Jacket Image

Enlarge Image

234 × 156 mm
320 pages
55 illustrations
13 Feb 2017

Psyche on the Skin A History of Self-harm Sarah Chaney

Self-harm is thought by many to be a modern epidemic: a phenomenon of the late twentieth century, a symptom of extreme emotional turmoil in young people, particularly young women. Yet it was 150 years ago, within early asylum psychiatry, that self-mutilation was first codified as a category of behaviour, and explanations for a variety of self-injurious acts were conceived very differently.

Psyche on the Skin charts the secret history of self-harm. The book describes its many forms, from sexual self-mutilation and hysterical malingering in the late Victorian period, to self-castrating religious sects, to self-mutilation and self-destruction in art, music and popular culture. Sarah Chaney’s refreshing historical approach refutes the notion that self-harm has any universal meaning – that it necessarily says something specific about an individual or group, or that it can ever be understood outside the historical and cultural context of a particular era.

Drawing on her personal experiences, written in an engaging style and containing many powerful images, Psyche on the Skin challenges the misconceptions and controversies surrounding self-harm. The book is crucial reading for professionals in the field as well as all those affected by this act.

Listen to Sarah Chaney discuss the book and some of her own experiences of self-harm on Woman's Hour, BBC Radio 4 here.

Read an interview with the author on the Queen Mary University of London website.

‘a valuable contribution . . . Chaney insightfully highlights the gender biases that have pervaded the discourse from the start: the way self-harmers were caricatured in gendered terms as deceitful and devious; the habit among some researchers of excluding men or older women from sample groups (on grounds of being “atypical”) in order to reinforce the assumption that the typical cutter was a young woman; and the tendency of practitioners to overlook sexual abuse – marginalized under the euphemistic purview of “family troubles” if mentioned at all – as a possible causative factor when considering a patient’s motives for self-harming . . . Chaney’s emphasis on the importance of communities and mutual support groups is especially apposite in the wake of last year’s closures of a number of state-funded Crisis Recovery Unit centres across the UK, in the name of fiscal austerity. The human cost of this penny-pinching will be impossible to quantify; but we can say with some certainty that it will prove a false economy.’ – TLS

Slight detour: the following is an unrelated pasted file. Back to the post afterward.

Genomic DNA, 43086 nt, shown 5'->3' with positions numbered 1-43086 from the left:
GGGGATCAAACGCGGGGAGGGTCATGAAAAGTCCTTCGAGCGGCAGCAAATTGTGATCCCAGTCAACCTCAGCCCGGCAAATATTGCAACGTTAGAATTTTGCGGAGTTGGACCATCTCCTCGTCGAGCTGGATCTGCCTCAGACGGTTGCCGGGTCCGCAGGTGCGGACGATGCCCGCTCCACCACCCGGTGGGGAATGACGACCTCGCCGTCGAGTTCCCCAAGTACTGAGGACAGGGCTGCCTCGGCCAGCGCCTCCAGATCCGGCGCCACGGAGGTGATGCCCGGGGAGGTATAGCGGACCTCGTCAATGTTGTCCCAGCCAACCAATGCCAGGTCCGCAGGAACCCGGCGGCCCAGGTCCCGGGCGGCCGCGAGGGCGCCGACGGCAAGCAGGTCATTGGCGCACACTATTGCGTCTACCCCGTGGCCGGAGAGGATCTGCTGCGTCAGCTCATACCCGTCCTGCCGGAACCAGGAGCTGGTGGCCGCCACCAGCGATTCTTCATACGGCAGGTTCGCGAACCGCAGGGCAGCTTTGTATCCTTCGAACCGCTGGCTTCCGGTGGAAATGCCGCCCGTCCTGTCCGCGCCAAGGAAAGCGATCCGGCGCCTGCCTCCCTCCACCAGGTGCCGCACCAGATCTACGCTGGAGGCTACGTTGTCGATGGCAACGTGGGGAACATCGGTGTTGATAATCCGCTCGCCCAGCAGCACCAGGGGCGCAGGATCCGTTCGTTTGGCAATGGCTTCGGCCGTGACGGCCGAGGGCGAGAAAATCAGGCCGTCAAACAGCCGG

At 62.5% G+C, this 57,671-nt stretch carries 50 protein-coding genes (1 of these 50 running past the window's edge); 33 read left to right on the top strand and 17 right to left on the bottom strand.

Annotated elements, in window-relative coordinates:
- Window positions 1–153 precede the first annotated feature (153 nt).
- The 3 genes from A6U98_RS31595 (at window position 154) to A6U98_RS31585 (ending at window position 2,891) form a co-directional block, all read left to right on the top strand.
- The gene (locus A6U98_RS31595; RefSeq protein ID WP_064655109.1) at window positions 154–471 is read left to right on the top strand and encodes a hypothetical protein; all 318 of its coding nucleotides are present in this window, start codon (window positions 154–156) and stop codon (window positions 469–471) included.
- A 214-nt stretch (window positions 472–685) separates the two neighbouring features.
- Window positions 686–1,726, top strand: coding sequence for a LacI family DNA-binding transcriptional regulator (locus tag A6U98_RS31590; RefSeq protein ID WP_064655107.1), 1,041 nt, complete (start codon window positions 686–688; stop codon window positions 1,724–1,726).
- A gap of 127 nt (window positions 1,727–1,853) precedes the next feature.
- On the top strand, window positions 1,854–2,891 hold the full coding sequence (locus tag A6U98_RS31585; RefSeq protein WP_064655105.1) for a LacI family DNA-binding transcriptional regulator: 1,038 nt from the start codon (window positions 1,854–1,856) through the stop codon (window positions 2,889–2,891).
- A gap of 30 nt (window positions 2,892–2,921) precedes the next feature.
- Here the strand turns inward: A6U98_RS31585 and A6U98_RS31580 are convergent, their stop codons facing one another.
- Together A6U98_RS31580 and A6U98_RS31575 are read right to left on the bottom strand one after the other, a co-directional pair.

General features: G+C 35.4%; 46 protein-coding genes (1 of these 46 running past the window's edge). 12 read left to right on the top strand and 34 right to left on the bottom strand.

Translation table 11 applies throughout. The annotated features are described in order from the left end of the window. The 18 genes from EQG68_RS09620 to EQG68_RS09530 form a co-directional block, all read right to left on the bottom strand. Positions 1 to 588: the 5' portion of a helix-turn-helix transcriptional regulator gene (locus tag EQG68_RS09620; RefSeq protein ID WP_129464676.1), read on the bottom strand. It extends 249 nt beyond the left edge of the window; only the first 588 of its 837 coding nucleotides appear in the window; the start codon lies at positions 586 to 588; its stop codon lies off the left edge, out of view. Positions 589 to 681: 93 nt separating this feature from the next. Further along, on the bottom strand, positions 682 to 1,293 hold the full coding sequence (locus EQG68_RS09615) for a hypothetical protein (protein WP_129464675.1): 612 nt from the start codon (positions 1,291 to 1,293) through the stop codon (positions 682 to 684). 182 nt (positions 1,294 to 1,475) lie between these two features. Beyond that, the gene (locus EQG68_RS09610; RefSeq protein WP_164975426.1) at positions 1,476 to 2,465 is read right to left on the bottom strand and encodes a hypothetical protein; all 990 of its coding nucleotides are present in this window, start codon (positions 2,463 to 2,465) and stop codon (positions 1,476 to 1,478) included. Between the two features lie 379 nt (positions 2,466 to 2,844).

'[Sarah Chaney] candidly acknowledges that the book’s subject is personal, and reasons that there can be no true objectivity in academic research in any case. It’s a puzzlingly defensive starting position because her historical survey manages a decent and dignified arm’s-length analysis . . . The skill of this book is that it understands self-harm so broadly, sweeping within its remit a range of other forms of injury, including bloodletting, castration and flagellation . . . She is a diligent and extensive researcher . . . The impressively amassed sources and the sensitivity behind it suggest that there is more to discover and understand in the history of self-harm.’ – Times Higher Education

'Self-harm is a crucially important topic for understanding psychology and culture in general and, often, religion in particular. For that reason, Sarah Chaney’s Psyche on the Skin is a welcome contribution.’ – Anthropology Review

‘Eloquent, awe-inspiring, and sassy. This book will captivate anyone curious about the body and pain.’ – Joanna Bourke

‘A remarkable account from the pen of a young and brilliant scholar of the history and meaning of self-harm. Insightful and immensely readable.’ – Sander L. Gilman, Professor of Psychiatry at Emory University and author of Making the Body Beautiful: A Cultural History of Aesthetic Surgery

Show all

Sarah Chaney is a Research Associate at UCL Health Humanities Centre, and Research Project Manager at Queen Mary Centre for the History of Emotions, University of London.